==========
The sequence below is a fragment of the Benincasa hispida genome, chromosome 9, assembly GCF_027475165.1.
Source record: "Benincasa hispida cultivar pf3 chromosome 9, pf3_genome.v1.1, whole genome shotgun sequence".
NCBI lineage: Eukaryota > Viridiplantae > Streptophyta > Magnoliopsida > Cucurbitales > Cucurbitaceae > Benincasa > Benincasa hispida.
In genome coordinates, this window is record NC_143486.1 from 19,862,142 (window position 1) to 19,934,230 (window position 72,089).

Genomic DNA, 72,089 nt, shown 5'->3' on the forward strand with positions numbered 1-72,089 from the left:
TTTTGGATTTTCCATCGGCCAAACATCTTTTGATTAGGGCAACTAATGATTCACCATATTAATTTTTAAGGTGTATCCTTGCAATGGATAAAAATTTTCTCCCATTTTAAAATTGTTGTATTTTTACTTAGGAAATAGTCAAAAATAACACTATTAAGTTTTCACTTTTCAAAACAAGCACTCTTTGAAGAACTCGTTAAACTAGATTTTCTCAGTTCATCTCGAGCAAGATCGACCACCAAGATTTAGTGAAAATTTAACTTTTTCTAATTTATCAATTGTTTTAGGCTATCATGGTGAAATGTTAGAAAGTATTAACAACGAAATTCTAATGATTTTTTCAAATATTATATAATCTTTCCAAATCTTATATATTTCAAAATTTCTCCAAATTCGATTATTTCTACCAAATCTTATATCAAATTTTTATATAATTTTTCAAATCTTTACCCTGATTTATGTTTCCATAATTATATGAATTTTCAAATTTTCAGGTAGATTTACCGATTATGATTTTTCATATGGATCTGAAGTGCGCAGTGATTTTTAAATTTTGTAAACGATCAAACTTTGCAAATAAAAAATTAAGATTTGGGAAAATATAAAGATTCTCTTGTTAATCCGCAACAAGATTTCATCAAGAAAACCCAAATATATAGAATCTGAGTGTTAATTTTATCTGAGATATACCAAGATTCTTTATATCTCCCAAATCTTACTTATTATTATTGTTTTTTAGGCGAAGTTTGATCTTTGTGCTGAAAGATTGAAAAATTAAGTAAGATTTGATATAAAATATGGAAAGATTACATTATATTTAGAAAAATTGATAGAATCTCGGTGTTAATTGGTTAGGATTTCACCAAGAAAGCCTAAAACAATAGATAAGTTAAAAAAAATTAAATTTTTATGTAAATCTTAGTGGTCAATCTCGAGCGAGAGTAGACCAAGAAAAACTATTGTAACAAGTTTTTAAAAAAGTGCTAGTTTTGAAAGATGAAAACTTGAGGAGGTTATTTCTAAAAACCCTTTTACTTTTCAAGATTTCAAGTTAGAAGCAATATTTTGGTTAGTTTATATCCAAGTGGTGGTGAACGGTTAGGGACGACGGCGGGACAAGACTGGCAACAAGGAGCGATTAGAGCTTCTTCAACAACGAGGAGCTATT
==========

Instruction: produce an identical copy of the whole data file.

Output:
The sequence below is a fragment of the Benincasa hispida genome, chromosome 9, assembly GCF_027475165.1.
Source record: "Benincasa hispida cultivar pf3 chromosome 9, pf3_genome.v1.1, whole genome shotgun sequence".
NCBI lineage: Eukaryota > Viridiplantae > Streptophyta > Magnoliopsida > Cucurbitales > Cucurbitaceae > Benincasa > Benincasa hispida.
In genome coordinates, this window is record NC_143486.1 from 19,862,142 (window position 1) to 19,934,230 (window position 72,089).

Genomic DNA, 72,089 nt, shown 5'->3' on the forward strand with positions numbered 1-72,089 from the left:
TTTTGGATTTTCCATCGGCCAAACATCTTTTGATTAGGGCAACTAATGATTCACCATATTAATTTTTAAGGTGTATCCTTGCAATGGATAAAAATTTTCTCCCATTTTAAAATTGTTGTATTTTTACTTAGGAAATAGTCAAAAATAACACTATTAAGTTTTCACTTTTCAAAACAAGCACTCTTTGAAGAACTCGTTAAACTAGATTTTCTCAGTTCATCTCGAGCAAGATCGACCACCAAGATTTAGTGAAAATTTAACTTTTTCTAATTTATCAATTGTTTTAGGCTATCATGGTGAAATGTTAGAAAGTATTAACAACGAAATTCTAATGATTTTTTCAAATATTATATAATCTTTCCAAATCTTATATATTTCAAAATTTCTCCAAATTCGATTATTTCTACCAAATCTTATATCAAATTTTTATATAATTTTTCAAATCTTTACCCTGATTTATGTTTCCATAATTATATGAATTTTCAAATTTTCAGGTAGATTTACCGATTATGATTTTTCATATGGATCTGAAGTGCGCAGTGATTTTTAAATTTTGTAAACGATCAAACTTTGCAAATAAAAAATTAAGATTTGGGAAAATATAAAGATTCTCTTGTTAATCCGCAACAAGATTTCATCAAGAAAACCCAAATATATAGAATCTGAGTGTTAATTTTATCTGAGATATACCAAGATTCTTTATATCTCCCAAATCTTACTTATTATTATTGTTTTTTAGGCGAAGTTTGATCTTTGTGCTGAAAGATTGAAAAATTAAGTAAGATTTGATATAAAATATGGAAAGATTACATTATATTTAGAAAAATTGATAGAATCTCGGTGTTAATTGGTTAGGATTTCACCAAGAAAGCCTAAAACAATAGATAAGTTAAAAAAAATTAAATTTTTATGTAAATCTTAGTGGTCAATCTCGAGCGAGAGTAGACCAAGAAAAACTATTGTAACAAGTTTTTAAAAAAGTGCTAGTTTTGAAAGATGAAAACTTGAGGAGGTTATTTCTAAAAACCCTTTTACTTTTCAAGATTTCAAGTTAGAAGCAATATTTTGGTTAGTTTATATCCAAGTGGTGGTGAACGGTTAGGGACGACGGCGGGACAAGACTGGCAACAAGGAGCGATTAGAGCTTCTTCAACAACGAGGAGCTATT